Quantifying Risk Reduction with an Unknown Denominator

Wednesday, March 07, 2012

Rafal Los

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I get so many inspirations from my Twitter conversations it's not even funny.  This time it's Jeremiah Grossman who posted the Facebook statistic on mid-year bug bounties, and the subsequent conversation with Martin Fisher that got me thinking.

The problem I see (and no, I'm confident I'm not alone on this thought process) that exists with all these risk reduction measurements is that they're impossible to quantify.  There is simply no way to say that by doing X, you've reduced risk by Y% - at least not when you don't know the total number of issues that exist.  And therein lies the problem.

This is sort of a Catch 22.  If we knew all the risks in a piece of software we wouldn't need software security people around to point them out to us - but let's assume we live in reality land where that's not possible. 

So now we're left with a need to define how much risk we've reduced by identifying and remediating some number of security-related defects - preferably as a percentage for ease of consumption - except we have one major problem.  That problem is that we don't have the denominator in that fraction.  The denominator is the "total number of security defects that exist"... so we're stuck.

Let's take a more concrete example outside the computer world.  Let's think about a used car.  If you're going to purchase a used car you're going to want to be certain that you don't buy a lemon (something full of defects).  Sound familiar? 

So what you want to do is either find them yourself before you buy, or hire someone to help you do it (a professional) before the purchase is made.  Now if you hire that professional, and he or she finds 5 major issues such as dry-rot in the brake lines, a mis-firing spare plug, and so on... how much risk has that removed from your purchase of that used car?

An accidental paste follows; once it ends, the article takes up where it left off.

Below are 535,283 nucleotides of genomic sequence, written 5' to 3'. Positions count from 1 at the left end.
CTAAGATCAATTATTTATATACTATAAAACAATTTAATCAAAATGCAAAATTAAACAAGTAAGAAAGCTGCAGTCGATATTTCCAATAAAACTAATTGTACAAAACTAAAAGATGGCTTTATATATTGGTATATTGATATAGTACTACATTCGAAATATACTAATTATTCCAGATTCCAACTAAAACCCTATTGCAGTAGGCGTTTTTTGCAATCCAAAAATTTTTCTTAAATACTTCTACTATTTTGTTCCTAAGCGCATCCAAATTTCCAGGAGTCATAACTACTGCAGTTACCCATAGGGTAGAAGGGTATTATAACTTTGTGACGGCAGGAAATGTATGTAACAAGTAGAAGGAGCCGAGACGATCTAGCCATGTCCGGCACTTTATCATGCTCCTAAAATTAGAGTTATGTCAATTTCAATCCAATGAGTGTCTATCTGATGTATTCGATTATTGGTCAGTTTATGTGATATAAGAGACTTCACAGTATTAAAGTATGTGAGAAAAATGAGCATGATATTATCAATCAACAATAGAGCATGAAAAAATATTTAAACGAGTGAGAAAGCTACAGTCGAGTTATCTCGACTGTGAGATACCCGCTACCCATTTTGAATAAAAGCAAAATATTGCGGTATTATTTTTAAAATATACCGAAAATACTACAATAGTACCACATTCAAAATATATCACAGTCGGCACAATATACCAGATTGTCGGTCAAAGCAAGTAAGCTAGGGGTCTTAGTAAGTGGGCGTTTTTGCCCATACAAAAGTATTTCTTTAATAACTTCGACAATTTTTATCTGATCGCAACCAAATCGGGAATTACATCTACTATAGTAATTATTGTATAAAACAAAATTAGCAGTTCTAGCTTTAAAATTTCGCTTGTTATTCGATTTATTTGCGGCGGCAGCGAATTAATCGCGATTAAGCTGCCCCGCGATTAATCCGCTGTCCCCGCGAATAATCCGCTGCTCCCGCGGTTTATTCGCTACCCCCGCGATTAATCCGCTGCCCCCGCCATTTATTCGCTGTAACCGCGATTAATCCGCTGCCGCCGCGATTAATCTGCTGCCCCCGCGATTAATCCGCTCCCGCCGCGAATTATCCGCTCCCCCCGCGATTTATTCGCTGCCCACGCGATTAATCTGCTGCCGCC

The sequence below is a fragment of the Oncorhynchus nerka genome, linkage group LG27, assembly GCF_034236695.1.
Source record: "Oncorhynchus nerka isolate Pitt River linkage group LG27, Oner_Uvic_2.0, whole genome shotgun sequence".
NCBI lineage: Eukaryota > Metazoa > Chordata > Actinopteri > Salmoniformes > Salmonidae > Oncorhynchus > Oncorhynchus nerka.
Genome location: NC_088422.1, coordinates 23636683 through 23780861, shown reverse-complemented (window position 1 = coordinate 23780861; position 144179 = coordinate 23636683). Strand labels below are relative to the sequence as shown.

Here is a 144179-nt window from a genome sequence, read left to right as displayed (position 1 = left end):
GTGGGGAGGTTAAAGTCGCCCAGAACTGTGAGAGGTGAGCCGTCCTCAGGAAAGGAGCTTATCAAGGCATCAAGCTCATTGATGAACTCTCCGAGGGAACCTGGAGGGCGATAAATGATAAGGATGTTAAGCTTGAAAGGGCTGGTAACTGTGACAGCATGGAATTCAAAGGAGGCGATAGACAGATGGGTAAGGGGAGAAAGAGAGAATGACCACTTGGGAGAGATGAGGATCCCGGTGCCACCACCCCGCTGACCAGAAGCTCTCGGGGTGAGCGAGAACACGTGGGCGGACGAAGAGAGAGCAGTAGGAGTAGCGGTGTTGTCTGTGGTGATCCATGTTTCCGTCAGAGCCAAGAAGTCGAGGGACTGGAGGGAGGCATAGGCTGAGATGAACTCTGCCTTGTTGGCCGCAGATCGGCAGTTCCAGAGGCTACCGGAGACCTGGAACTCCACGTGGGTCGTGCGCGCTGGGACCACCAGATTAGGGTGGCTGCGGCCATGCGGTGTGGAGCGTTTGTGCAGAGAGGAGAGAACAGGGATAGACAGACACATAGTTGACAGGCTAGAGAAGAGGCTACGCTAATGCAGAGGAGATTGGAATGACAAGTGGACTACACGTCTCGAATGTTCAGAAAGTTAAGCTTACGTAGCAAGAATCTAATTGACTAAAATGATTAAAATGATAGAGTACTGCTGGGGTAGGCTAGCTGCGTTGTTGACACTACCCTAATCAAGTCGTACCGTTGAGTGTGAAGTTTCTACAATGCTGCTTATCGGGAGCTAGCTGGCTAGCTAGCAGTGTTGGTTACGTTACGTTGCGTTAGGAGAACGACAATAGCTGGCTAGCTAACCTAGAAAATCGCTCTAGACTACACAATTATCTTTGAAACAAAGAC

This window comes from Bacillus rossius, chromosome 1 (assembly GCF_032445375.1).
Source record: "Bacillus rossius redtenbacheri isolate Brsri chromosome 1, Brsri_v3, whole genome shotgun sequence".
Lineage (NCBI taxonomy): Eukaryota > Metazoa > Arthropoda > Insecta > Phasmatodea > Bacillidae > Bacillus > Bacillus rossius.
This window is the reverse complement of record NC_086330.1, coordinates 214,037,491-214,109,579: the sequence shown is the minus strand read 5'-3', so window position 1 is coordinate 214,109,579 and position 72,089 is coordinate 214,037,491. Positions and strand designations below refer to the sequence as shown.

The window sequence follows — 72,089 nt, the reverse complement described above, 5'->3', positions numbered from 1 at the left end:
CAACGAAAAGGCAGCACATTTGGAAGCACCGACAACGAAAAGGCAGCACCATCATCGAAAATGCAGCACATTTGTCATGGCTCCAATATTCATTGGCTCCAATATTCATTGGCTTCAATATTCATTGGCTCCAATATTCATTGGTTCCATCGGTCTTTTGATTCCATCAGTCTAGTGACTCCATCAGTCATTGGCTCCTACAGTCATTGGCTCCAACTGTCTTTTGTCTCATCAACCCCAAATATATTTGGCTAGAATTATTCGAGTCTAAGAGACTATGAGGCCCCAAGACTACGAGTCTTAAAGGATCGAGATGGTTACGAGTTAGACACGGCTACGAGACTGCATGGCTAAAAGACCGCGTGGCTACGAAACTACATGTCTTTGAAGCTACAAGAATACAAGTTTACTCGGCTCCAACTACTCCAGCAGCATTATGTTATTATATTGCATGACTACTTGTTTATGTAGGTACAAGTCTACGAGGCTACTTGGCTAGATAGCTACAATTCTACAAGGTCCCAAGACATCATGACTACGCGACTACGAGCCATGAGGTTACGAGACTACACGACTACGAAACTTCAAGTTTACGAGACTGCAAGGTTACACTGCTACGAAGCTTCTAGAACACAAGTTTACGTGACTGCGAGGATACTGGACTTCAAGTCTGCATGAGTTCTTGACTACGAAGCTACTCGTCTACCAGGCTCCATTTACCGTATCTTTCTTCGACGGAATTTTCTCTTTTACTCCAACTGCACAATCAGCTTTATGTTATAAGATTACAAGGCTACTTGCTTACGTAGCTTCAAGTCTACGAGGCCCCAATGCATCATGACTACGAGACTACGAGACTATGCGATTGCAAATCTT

The legitimate answer is that you don't know, because you aren't sure of the entirety of the things wrong with that car.  So how much was it worth to you to find those things out before you buy?  That's probably easier because we can say with relative certainty that finding issues with brakes and such are big dollar fixes after the purchase - so that can be quantifiable... especially because you can't drive around a car with failed brakes. 

Sadly this doesn't translate into the software world where we have security issues in software - because quite frankly sometimes companies are willing to live with security defects that we aren't comfortable with as security professionals.

Bringing it back down to my core issue here - any time security professionals start to talk about "risk reduction" we have to acknowledge that if the denominator is unknown (meaning, we don't know the total number of risks present in a system) we can't adequately tell anyone how much we've accomplished by removing 1, 10, or 100 of them. 

So we need alternative ways to quantify risk reduction or else take a different approach to demonstrating business value of security.  This would be a great topic to hear what you think on...

Cross-posted from Following the White Rabbit

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